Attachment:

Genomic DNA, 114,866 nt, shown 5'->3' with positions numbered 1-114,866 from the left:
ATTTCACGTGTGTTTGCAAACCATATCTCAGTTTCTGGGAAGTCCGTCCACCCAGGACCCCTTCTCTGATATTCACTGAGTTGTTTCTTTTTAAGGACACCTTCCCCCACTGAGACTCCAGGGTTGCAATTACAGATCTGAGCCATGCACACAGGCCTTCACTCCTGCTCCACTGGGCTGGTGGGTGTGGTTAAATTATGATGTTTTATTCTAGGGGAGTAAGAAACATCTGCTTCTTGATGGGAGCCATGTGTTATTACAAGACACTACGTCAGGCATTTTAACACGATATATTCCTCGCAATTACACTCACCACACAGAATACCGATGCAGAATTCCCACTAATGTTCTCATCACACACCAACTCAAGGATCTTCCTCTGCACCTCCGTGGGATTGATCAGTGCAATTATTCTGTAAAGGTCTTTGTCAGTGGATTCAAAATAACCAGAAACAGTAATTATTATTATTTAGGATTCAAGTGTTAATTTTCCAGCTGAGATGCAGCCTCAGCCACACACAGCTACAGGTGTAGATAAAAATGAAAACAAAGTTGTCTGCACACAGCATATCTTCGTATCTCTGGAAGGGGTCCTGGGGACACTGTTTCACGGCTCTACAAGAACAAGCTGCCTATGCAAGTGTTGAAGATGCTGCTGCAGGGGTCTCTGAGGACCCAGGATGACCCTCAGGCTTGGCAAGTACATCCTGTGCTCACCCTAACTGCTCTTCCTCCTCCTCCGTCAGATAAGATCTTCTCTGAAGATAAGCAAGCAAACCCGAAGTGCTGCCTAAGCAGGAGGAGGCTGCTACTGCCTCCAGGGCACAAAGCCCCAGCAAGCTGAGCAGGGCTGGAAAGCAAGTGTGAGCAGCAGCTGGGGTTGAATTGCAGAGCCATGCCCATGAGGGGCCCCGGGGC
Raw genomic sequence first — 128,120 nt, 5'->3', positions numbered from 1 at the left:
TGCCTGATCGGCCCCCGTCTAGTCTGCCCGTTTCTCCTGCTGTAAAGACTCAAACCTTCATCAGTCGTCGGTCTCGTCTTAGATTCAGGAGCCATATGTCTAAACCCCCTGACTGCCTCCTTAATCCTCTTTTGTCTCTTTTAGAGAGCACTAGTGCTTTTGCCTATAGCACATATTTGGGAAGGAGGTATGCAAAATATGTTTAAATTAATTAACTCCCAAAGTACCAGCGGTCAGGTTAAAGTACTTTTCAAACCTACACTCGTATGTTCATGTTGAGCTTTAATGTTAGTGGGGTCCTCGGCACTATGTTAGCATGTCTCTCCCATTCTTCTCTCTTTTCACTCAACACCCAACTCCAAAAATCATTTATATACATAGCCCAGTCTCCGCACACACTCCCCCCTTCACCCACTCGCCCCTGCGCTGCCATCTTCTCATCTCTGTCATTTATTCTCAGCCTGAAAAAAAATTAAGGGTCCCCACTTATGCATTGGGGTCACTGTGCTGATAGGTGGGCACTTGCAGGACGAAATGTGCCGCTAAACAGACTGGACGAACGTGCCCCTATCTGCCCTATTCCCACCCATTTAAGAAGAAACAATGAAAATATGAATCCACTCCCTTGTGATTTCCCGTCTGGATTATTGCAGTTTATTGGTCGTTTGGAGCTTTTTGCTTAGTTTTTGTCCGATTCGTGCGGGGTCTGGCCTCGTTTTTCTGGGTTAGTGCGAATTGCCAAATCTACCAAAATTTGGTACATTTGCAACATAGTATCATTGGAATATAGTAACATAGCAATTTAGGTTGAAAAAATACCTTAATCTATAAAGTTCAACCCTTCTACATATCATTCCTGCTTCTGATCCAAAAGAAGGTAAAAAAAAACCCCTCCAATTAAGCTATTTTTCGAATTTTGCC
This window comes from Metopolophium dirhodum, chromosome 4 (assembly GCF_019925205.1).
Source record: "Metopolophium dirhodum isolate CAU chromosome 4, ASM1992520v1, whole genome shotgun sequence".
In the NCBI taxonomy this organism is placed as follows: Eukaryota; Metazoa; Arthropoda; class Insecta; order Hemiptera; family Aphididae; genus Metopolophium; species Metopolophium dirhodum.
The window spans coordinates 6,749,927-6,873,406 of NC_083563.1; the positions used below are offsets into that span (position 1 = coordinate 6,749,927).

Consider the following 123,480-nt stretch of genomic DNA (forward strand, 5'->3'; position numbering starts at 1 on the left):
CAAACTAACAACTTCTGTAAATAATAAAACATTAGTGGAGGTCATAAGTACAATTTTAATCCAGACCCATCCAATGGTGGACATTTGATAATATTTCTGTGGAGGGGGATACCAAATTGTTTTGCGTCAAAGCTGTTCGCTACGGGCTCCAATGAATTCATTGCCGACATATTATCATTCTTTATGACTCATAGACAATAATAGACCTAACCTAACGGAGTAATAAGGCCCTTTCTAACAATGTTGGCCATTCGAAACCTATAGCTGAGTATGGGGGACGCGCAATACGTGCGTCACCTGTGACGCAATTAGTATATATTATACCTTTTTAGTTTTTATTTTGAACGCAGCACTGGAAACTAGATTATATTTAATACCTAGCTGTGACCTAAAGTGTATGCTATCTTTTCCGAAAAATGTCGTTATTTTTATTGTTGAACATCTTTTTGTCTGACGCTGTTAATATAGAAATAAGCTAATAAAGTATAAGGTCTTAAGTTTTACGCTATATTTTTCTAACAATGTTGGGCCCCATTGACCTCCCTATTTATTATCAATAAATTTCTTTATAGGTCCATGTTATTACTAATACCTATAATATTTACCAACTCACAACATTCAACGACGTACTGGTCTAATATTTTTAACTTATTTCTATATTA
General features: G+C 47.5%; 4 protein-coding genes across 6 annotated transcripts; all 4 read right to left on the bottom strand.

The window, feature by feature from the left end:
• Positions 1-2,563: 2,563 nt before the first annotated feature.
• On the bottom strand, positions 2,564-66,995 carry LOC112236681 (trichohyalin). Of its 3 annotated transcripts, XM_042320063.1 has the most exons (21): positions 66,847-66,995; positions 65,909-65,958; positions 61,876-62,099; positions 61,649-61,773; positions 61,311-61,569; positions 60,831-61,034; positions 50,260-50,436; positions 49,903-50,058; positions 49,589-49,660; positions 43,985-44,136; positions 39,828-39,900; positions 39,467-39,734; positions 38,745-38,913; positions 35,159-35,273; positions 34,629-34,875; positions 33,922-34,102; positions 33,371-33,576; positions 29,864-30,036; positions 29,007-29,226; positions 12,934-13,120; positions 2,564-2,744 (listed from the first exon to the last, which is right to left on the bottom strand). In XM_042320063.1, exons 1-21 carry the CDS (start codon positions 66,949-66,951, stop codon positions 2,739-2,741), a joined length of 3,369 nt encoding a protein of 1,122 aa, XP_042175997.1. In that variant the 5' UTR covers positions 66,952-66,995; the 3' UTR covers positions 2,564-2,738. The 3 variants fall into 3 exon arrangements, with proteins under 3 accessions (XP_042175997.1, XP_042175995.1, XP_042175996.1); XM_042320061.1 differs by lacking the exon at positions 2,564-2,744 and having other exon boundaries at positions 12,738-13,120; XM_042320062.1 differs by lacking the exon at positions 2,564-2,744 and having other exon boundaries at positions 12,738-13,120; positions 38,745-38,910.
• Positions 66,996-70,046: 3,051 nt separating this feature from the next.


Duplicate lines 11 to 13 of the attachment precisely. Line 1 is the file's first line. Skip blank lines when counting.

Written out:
General features: G+C 47.5%; 4 protein-coding genes across 6 annotated transcripts; all 4 read right to left on the bottom strand.

The window, feature by feature from the left end:
• Positions 1-2,563: 2,563 nt before the first annotated feature.